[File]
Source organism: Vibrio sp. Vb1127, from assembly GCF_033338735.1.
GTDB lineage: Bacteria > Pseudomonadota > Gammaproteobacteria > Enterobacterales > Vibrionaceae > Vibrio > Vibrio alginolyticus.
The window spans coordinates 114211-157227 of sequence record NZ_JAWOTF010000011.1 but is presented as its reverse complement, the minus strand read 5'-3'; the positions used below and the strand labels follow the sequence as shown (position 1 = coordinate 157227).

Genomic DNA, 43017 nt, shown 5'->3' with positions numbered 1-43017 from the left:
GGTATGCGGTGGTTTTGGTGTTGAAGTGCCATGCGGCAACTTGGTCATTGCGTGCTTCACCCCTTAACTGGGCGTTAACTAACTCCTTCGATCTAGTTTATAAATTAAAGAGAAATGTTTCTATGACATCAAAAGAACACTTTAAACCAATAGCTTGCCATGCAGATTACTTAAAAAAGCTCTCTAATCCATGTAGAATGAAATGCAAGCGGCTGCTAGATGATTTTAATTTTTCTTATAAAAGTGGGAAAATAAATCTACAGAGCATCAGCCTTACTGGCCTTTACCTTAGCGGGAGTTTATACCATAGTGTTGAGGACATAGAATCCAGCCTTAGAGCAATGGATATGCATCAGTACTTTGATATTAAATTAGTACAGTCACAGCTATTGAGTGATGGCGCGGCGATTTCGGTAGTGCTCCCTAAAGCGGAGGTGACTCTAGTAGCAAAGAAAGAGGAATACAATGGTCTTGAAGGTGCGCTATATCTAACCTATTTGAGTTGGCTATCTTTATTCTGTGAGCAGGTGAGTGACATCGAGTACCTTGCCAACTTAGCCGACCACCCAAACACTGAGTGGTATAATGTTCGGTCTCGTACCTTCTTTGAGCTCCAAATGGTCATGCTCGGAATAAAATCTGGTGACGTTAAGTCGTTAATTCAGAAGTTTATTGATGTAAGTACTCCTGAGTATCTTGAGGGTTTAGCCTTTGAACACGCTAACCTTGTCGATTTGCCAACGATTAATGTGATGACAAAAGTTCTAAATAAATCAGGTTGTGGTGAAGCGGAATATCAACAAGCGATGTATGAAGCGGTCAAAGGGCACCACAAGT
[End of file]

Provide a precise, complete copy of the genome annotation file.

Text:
Source organism: Vibrio sp. Vb1127, from assembly GCF_033338735.1.
GTDB lineage: Bacteria > Pseudomonadota > Gammaproteobacteria > Enterobacterales > Vibrionaceae > Vibrio > Vibrio alginolyticus.
The window spans coordinates 114211-157227 of sequence record NZ_JAWOTF010000011.1 but is presented as its reverse complement, the minus strand read 5'-3'; the positions used below and the strand labels follow the sequence as shown (position 1 = coordinate 157227).

Genomic DNA, 43017 nt, shown 5'->3' with positions numbered 1-43017 from the left:
GGTATGCGGTGGTTTTGGTGTTGAAGTGCCATGCGGCAACTTGGTCATTGCGTGCTTCACCCCTTAACTGGGCGTTAACTAACTCCTTCGATCTAGTTTATAAATTAAAGAGAAATGTTTCTATGACATCAAAAGAACACTTTAAACCAATAGCTTGCCATGCAGATTACTTAAAAAAGCTCTCTAATCCATGTAGAATGAAATGCAAGCGGCTGCTAGATGATTTTAATTTTTCTTATAAAAGTGGGAAAATAAATCTACAGAGCATCAGCCTTACTGGCCTTTACCTTAGCGGGAGTTTATACCATAGTGTTGAGGACATAGAATCCAGCCTTAGAGCAATGGATATGCATCAGTACTTTGATATTAAATTAGTACAGTCACAGCTATTGAGTGATGGCGCGGCGATTTCGGTAGTGCTCCCTAAAGCGGAGGTGACTCTAGTAGCAAAGAAAGAGGAATACAATGGTCTTGAAGGTGCGCTATATCTAACCTATTTGAGTTGGCTATCTTTATTCTGTGAGCAGGTGAGTGACATCGAGTACCTTGCCAACTTAGCCGACCACCCAAACACTGAGTGGTATAATGTTCGGTCTCGTACCTTCTTTGAGCTCCAAATGGTCATGCTCGGAATAAAATCTGGTGACGTTAAGTCGTTAATTCAGAAGTTTATTGATGTAAGTACTCCTGAGTATCTTGAGGGTTTAGCCTTTGAACACGCTAACCTTGTCGATTTGCCAACGATTAATGTGATGACAAAAGTTCTAAATAAATCAGGTTGTGGTGAAGCGGAATATCAACAAGCGATGTATGAAGCGGTCAAAGGGCACCACAAGT